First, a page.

OVD-Info Weekly Bulletin No. 280: Human Rights Council – propagandists instead of human rights activists

19 November 2022

OVD-Info is a Moscow-based NGO that monitors politically-motivated arrests and prosecutions in Russia. Each week OVD-Info publishes a bulletin with the latest news, which is translated here. To receive the mailing in Russian, visit here.

Aleksei Navalny / Photo: Georgy Malets

Hello! A number of prominent human rights activists have been expelled from the Human Rights Council, the conditions under which Aleksei Navalny is being held in prison have been made even stricter, and the list of information that can get you labelled a “foreign agent” if you publish it has been extended.


Vladimir Putin has signed a decree changing the composition of the Human Rights Council.  Some prominent journalists and human rights activists were expelled, including the director of the Sova Information and Analysis Centre, Aleksandr Verkhovsky, and the founder of the Committee Against Torture, Igor Kalyapin. Ten new members will take their place on the Council. For example, Aleksandr Kots, a war correspondent with Komsomolskaya pravda, and Elena Shishkin, head of the executive committee of the Free Donbas public movement. Former Russia Today journalist Ekaterina Vinokurova, who has spoken out against the war, was also expelled from the Council, although she had previously been mostly loyal to the government. Apparently, for the state, there are no “moderate” supporters left – there are only enemies and allies.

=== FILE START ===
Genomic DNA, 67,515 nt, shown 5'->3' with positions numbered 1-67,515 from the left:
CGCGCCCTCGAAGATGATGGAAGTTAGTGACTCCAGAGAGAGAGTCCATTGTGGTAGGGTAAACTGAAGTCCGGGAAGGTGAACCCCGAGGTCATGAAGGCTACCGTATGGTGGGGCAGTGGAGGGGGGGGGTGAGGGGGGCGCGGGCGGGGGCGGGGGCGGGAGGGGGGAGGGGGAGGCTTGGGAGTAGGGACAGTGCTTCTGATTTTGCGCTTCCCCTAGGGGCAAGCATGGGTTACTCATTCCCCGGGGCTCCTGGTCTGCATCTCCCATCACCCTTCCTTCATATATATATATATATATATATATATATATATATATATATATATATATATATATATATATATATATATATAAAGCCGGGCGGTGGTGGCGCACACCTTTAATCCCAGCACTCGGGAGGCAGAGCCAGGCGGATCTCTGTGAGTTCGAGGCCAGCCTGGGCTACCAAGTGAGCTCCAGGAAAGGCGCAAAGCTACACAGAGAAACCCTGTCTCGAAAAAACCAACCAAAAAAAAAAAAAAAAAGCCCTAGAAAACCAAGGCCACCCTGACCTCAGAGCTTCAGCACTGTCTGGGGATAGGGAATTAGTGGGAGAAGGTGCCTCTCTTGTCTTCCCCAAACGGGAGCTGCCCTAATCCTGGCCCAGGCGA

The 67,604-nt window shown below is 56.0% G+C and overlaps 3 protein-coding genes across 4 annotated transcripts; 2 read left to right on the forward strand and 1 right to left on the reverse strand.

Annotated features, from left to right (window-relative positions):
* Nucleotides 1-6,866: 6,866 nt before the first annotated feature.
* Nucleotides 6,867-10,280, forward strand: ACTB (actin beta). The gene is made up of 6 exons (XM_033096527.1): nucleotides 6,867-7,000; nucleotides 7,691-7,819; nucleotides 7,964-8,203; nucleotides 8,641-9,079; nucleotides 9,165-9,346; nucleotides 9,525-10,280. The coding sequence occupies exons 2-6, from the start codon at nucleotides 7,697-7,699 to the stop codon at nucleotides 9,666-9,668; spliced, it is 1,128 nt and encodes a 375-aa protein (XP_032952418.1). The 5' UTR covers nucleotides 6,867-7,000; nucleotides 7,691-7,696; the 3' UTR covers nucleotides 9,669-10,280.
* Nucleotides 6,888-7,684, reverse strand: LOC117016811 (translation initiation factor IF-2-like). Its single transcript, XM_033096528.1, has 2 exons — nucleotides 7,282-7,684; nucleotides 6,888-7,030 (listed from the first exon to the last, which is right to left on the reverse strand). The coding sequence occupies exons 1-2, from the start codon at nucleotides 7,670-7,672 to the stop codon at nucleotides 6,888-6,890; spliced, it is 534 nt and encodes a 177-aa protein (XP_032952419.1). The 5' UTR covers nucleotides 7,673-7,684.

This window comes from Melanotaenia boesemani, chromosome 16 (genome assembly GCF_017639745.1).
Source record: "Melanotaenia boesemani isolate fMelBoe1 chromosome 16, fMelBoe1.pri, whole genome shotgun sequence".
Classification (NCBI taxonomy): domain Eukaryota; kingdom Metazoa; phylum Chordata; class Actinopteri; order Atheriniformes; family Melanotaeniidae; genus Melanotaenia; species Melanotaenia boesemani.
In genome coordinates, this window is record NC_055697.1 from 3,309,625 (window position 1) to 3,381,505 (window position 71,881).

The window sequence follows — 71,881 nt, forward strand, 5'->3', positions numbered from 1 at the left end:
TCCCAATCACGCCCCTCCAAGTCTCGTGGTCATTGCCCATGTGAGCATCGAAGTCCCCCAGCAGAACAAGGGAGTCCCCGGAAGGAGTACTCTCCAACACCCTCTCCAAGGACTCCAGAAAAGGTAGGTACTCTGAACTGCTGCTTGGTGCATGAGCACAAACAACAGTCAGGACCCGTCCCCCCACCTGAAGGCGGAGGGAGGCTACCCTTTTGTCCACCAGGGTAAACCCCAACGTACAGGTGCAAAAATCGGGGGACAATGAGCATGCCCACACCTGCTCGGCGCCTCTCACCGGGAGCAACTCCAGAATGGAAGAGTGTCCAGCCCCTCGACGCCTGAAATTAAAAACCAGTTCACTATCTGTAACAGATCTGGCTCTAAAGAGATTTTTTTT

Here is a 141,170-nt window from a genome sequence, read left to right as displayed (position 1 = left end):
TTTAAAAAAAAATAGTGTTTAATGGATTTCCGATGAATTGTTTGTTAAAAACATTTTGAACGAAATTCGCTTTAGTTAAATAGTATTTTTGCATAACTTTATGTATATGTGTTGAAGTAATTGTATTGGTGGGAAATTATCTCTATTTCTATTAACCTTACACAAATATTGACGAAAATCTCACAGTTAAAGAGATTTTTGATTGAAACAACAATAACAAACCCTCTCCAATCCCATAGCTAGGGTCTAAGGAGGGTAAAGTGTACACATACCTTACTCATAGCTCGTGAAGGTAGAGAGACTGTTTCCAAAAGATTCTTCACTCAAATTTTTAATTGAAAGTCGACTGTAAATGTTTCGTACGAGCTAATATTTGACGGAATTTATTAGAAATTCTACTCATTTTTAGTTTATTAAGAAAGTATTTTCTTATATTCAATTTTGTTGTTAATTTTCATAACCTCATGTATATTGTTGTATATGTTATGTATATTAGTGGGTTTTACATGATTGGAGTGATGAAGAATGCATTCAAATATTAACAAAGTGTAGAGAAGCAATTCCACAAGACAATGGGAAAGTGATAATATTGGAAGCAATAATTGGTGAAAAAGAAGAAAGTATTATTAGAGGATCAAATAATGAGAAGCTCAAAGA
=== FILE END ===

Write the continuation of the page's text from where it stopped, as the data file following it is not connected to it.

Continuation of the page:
• Why is this important? The human rights activists who are no longer members of the Council actually did try to combat human rights violations. For example, in December they planned to discuss the unlawful use of prisoners and the Wagner Private Military Company (PMC) in the war with Ukraine, as well as violence by representatives of the authorities. However, in the words of Aleksandr Verkovsky – one of those expelled from the Council – the organisation “was not very effective before, either”. Now, the places will be taken by people who are hardly likely to raise sensitive topics. “Now we will have nobody to talk about torture by the police, political repression, rights violations, ‘foreign agency’ and many other topics,” said Igor Kalyapin, a human rights activist who was also expelled from the Council.

Aleksei Navalny has been transferred to an isolation cell. This happened four days before a long visit that was scheduled with his relatives. Now he will not be able to meet with them, as it is forbidden for prisoners in isolation. In the isolation cell, prisoners are kept in solitary confinement and must also work separately from other convicts; the number of parcels and packages they can receive is limited, and so is the amount of money they can spend in the prison shop. How much time the politician will spend in the isolation cell is unknown, but according to the law he cannot be there for more than six months.